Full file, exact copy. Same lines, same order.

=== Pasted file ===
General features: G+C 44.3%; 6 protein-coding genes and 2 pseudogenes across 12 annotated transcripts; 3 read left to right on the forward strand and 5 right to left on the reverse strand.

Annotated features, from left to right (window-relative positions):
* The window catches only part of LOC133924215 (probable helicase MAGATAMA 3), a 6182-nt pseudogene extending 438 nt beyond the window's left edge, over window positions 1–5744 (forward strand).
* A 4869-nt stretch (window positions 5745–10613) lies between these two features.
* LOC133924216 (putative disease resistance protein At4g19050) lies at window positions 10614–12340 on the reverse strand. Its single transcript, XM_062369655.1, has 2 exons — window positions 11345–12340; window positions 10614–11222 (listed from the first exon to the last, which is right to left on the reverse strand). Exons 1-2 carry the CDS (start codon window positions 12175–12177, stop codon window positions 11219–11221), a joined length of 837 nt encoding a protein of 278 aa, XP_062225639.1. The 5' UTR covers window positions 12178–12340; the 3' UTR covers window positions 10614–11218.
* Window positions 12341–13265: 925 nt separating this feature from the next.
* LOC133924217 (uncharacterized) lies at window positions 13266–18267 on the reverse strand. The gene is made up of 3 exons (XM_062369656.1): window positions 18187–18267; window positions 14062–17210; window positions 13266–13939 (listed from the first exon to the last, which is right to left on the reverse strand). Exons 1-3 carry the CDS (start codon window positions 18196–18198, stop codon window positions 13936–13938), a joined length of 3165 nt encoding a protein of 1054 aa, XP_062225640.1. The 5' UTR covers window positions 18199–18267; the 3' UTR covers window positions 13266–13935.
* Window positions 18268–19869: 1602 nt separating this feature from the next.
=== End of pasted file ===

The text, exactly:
General features: G+C 44.3%; 6 protein-coding genes and 2 pseudogenes across 12 annotated transcripts; 3 read left to right on the forward strand and 5 right to left on the reverse strand.

Annotated features, from left to right (window-relative positions):
* The window catches only part of LOC133924215 (probable helicase MAGATAMA 3), a 6182-nt pseudogene extending 438 nt beyond the window's left edge, over window positions 1–5744 (forward strand).
* A 4869-nt stretch (window positions 5745–10613) lies between these two features.
* LOC133924216 (putative disease resistance protein At4g19050) lies at window positions 10614–12340 on the reverse strand. Its single transcript, XM_062369655.1, has 2 exons — window positions 11345–12340; window positions 10614–11222 (listed from the first exon to the last, which is right to left on the reverse strand). Exons 1-2 carry the CDS (start codon window positions 12175–12177, stop codon window positions 11219–11221), a joined length of 837 nt encoding a protein of 278 aa, XP_062225639.1. The 5' UTR covers window positions 12178–12340; the 3' UTR covers window positions 10614–11218.
* Window positions 12341–13265: 925 nt separating this feature from the next.
* LOC133924217 (uncharacterized) lies at window positions 13266–18267 on the reverse strand. The gene is made up of 3 exons (XM_062369656.1): window positions 18187–18267; window positions 14062–17210; window positions 13266–13939 (listed from the first exon to the last, which is right to left on the reverse strand). Exons 1-3 carry the CDS (start codon window positions 18196–18198, stop codon window positions 13936–13938), a joined length of 3165 nt encoding a protein of 1054 aa, XP_062225640.1. The 5' UTR covers window positions 18199–18267; the 3' UTR covers window positions 13266–13935.
* Window positions 18268–19869: 1602 nt separating this feature from the next.